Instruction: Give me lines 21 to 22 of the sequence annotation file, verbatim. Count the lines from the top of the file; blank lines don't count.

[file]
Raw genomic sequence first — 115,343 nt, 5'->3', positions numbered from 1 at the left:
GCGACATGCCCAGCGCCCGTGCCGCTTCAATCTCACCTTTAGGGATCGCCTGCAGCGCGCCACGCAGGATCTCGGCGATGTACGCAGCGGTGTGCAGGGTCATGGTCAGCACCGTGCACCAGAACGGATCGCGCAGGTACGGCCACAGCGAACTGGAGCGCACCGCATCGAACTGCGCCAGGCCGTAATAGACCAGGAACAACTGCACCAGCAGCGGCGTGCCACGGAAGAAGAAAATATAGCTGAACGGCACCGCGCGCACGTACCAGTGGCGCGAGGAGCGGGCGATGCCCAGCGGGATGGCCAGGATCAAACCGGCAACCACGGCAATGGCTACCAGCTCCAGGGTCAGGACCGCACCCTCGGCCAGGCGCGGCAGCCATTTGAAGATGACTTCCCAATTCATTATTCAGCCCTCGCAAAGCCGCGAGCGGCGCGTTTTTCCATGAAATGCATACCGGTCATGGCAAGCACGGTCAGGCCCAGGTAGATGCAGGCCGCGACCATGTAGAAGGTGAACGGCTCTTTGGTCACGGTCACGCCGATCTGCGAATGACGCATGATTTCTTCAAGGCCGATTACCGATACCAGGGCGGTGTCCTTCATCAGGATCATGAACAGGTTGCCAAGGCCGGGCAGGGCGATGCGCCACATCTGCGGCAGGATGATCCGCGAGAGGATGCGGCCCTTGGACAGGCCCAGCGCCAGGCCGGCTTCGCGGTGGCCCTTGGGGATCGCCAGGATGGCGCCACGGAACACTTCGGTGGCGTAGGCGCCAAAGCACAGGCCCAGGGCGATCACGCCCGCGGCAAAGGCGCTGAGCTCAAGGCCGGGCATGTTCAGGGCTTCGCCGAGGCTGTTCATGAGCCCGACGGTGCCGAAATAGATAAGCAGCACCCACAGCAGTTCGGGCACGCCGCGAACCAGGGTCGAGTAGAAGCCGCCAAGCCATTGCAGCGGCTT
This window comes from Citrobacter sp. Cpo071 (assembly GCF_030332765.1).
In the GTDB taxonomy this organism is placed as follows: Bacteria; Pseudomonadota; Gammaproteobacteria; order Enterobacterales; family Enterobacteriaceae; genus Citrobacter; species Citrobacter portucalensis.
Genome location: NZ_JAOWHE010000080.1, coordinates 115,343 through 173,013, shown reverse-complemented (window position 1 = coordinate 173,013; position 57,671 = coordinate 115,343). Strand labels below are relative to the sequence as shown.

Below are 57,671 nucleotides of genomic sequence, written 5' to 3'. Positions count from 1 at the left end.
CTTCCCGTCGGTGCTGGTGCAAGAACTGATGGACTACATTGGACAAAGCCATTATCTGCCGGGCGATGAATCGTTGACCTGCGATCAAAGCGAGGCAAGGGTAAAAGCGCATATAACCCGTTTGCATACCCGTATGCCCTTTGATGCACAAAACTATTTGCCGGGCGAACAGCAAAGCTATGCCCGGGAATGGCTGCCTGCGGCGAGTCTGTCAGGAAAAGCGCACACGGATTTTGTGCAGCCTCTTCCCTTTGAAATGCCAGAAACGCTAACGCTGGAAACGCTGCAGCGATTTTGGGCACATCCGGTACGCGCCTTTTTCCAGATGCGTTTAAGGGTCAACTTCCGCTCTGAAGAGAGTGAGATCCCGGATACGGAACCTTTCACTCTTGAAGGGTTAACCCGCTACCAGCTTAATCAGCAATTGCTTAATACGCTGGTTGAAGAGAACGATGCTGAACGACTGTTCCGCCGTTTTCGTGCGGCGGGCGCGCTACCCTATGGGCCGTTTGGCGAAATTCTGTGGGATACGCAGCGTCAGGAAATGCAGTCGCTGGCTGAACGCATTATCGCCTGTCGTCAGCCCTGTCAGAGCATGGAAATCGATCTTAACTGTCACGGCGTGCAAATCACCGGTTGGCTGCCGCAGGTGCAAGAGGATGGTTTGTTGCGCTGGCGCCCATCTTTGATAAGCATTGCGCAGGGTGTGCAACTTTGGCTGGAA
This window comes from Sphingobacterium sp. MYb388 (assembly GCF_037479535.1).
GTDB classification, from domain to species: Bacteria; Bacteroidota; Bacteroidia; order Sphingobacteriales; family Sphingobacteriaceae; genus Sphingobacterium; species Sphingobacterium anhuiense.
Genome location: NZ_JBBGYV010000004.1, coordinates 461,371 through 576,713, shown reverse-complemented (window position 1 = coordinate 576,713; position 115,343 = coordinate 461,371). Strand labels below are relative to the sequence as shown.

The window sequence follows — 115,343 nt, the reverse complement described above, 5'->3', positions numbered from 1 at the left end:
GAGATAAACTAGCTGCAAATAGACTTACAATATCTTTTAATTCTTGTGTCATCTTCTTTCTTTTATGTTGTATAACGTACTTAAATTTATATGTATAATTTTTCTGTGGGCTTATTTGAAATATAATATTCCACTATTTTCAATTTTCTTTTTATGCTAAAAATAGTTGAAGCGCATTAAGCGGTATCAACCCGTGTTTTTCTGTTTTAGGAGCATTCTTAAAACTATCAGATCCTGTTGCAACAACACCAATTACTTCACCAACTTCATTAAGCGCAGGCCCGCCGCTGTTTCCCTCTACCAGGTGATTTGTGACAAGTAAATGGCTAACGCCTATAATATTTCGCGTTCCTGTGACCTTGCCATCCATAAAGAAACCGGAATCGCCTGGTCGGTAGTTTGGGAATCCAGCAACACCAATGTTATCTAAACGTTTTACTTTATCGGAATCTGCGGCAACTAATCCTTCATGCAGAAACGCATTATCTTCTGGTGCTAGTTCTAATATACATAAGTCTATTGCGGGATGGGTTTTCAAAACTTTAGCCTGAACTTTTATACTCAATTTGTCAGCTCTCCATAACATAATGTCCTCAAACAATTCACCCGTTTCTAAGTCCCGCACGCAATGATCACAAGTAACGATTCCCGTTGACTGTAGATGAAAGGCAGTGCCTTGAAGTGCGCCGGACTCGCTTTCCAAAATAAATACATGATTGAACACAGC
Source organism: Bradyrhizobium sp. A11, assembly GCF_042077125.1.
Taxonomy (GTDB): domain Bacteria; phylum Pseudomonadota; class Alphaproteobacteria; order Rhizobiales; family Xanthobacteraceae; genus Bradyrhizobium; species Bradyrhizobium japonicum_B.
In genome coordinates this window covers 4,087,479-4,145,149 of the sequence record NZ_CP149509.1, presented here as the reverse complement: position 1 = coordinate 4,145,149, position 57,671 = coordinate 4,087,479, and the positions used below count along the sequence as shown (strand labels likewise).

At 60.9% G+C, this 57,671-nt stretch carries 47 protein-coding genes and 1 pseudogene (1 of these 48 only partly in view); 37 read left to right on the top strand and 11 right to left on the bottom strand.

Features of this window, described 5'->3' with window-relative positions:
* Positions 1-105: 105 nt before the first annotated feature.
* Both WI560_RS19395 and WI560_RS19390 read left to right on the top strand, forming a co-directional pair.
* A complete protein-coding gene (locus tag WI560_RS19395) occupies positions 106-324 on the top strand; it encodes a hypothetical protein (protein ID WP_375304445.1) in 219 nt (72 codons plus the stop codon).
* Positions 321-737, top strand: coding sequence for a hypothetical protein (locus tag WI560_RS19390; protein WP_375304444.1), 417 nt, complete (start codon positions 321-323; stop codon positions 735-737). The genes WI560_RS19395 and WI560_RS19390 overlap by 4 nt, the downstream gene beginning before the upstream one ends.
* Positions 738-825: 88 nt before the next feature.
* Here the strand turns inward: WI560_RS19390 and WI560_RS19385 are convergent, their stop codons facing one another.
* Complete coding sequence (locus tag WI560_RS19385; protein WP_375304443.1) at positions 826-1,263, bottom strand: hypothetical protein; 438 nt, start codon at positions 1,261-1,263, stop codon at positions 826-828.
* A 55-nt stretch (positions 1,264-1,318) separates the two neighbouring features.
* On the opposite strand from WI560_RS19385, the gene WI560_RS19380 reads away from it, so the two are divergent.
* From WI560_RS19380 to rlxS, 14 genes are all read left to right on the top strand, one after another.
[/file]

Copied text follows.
* Positions 321-737, top strand: coding sequence for a hypothetical protein (locus tag WI560_RS19390; protein WP_375304444.1), 417 nt, complete (start codon positions 321-323; stop codon positions 735-737). The genes WI560_RS19395 and WI560_RS19390 overlap by 4 nt, the downstream gene beginning before the upstream one ends.
* Positions 738-825: 88 nt before the next feature.